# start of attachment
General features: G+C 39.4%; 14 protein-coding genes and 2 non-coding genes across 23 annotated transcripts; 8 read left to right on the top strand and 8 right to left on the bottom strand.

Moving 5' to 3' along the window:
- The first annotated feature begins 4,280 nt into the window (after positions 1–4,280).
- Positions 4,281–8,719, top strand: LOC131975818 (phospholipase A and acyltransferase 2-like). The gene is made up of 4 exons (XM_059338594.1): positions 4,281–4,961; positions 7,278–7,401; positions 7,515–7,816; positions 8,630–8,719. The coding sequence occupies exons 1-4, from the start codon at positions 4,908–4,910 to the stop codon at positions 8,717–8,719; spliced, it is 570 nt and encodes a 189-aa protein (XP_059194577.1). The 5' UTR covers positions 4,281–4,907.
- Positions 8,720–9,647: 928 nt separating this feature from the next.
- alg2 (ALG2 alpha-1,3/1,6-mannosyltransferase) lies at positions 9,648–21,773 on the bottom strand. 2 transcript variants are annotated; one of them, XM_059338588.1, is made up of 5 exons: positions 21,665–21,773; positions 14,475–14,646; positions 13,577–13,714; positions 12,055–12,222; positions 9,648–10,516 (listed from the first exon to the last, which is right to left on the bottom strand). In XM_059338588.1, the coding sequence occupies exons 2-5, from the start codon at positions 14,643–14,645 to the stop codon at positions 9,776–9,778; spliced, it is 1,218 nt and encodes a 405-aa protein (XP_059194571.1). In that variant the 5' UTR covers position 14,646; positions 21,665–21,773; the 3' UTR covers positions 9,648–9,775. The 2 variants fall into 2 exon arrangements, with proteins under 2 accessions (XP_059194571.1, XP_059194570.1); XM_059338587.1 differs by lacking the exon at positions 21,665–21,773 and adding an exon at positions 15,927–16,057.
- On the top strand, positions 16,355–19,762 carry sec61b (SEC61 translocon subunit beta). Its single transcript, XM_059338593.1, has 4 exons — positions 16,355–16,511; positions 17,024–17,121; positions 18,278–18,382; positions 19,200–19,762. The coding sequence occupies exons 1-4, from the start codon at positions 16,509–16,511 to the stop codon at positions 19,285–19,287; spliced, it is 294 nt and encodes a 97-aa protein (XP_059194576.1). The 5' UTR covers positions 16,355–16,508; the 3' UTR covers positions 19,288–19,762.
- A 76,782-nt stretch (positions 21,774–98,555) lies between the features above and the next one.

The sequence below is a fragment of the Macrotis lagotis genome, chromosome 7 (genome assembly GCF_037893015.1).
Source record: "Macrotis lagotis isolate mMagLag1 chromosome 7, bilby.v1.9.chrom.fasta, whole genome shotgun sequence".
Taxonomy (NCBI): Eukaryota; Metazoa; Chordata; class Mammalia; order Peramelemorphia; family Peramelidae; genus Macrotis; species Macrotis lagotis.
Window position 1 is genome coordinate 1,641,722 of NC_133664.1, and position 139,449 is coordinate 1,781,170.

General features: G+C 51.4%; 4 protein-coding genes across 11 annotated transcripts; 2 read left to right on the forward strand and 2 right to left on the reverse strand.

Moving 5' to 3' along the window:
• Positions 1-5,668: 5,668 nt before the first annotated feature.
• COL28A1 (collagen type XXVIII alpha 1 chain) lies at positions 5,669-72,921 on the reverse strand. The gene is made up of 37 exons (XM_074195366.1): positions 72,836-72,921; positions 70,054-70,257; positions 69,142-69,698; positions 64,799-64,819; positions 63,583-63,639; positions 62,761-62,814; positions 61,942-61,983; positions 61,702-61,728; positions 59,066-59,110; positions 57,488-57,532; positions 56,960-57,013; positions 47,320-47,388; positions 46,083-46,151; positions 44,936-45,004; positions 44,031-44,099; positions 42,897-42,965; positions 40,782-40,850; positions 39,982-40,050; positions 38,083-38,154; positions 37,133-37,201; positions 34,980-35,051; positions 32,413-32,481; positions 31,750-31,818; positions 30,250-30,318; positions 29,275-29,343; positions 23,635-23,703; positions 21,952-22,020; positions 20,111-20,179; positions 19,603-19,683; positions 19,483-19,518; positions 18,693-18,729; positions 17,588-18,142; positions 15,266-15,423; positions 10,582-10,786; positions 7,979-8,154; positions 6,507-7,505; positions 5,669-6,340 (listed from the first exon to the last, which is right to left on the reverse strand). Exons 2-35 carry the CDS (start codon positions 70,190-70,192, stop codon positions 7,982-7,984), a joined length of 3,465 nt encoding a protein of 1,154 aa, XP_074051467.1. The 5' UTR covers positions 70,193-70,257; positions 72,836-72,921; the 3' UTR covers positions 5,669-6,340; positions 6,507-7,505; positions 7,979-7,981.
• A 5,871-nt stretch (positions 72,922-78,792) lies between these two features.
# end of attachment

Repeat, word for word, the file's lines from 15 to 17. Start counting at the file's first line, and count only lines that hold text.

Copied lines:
• Positions 1-5,668: 5,668 nt before the first annotated feature.
• COL28A1 (collagen type XXVIII alpha 1 chain) lies at positions 5,669-72,921 on the reverse strand. The gene is made up of 37 exons (XM_074195366.1): positions 72,836-72,921; positions 70,054-70,257; positions 69,142-69,698; positions 64,799-64,819; positions 63,583-63,639; positions 62,761-62,814; positions 61,942-61,983; positions 61,702-61,728; positions 59,066-59,110; positions 57,488-57,532; positions 56,960-57,013; positions 47,320-47,388; positions 46,083-46,151; positions 44,936-45,004; positions 44,031-44,099; positions 42,897-42,965; positions 40,782-40,850; positions 39,982-40,050; positions 38,083-38,154; positions 37,133-37,201; positions 34,980-35,051; positions 32,413-32,481; positions 31,750-31,818; positions 30,250-30,318; positions 29,275-29,343; positions 23,635-23,703; positions 21,952-22,020; positions 20,111-20,179; positions 19,603-19,683; positions 19,483-19,518; positions 18,693-18,729; positions 17,588-18,142; positions 15,266-15,423; positions 10,582-10,786; positions 7,979-8,154; positions 6,507-7,505; positions 5,669-6,340 (listed from the first exon to the last, which is right to left on the reverse strand). Exons 2-35 carry the CDS (start codon positions 70,190-70,192, stop codon positions 7,982-7,984), a joined length of 3,465 nt encoding a protein of 1,154 aa, XP_074051467.1. The 5' UTR covers positions 70,193-70,257; positions 72,836-72,921; the 3' UTR covers positions 5,669-6,340; positions 6,507-7,505; positions 7,979-7,981.
• A 5,871-nt stretch (positions 72,922-78,792) lies between these two features.